Integrating technology into a workspace can also foster innovation, simply by providing seamless access to the virtual tools that help individuals or teams stay connected. When smart technology is part of the space itself, integrated into the walls and furnishings, it supports information gathering, idea sharing, and overall documentation, letting team members stay focused on the information and ideas themselves. And when the same technology is present throughout the building, it empowers more fluid collaboration as individuals step away to focus, or teams come together to compare notes.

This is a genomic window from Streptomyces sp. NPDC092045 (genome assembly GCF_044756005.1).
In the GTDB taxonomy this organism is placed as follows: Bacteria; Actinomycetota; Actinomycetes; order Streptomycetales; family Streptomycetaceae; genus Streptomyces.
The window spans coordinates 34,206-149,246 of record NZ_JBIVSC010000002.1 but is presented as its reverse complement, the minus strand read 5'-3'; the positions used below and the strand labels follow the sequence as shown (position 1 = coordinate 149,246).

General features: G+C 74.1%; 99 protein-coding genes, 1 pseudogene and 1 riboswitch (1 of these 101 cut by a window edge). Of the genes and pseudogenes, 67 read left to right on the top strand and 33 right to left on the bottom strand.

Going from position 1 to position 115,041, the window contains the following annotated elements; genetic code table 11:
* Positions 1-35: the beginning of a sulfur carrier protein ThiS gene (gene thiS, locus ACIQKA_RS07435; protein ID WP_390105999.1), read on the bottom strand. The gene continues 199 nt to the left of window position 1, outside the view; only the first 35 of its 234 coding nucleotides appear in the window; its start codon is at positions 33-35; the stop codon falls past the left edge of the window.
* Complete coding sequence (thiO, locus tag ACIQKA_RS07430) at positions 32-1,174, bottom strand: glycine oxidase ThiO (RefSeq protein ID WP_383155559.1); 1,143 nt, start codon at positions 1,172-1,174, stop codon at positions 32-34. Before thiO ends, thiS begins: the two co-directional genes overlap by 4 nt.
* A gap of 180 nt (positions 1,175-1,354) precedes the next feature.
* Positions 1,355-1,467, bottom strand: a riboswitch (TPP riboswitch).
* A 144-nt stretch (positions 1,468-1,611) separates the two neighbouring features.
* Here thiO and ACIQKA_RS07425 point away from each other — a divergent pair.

Highlight engagement and purpose

Gallup uncovered that only about 32% of workers in the US are truly engaged in their work. While that number is far ahead of the worldwide average of 13%, it means that almost two-thirds of all employees have little interest in contributing towards or developing innovative ideas that may positively impact their employer and ultimately themselves. But how do you engage people who are content with the status quo or only see their role as a job to pay the bills?

According to a report from PwC, employees need to find purpose in their daily work in order to be engaged. With only 27% of business leaders encouraging supervisors to share why their work matters with their teams, employees are left believing that any new ideas or suggestions will be quickly dismissed, and any thought put into developing them is a waste of time. It’s impossible to estimate how many innovative ideas have been lost due to these situations.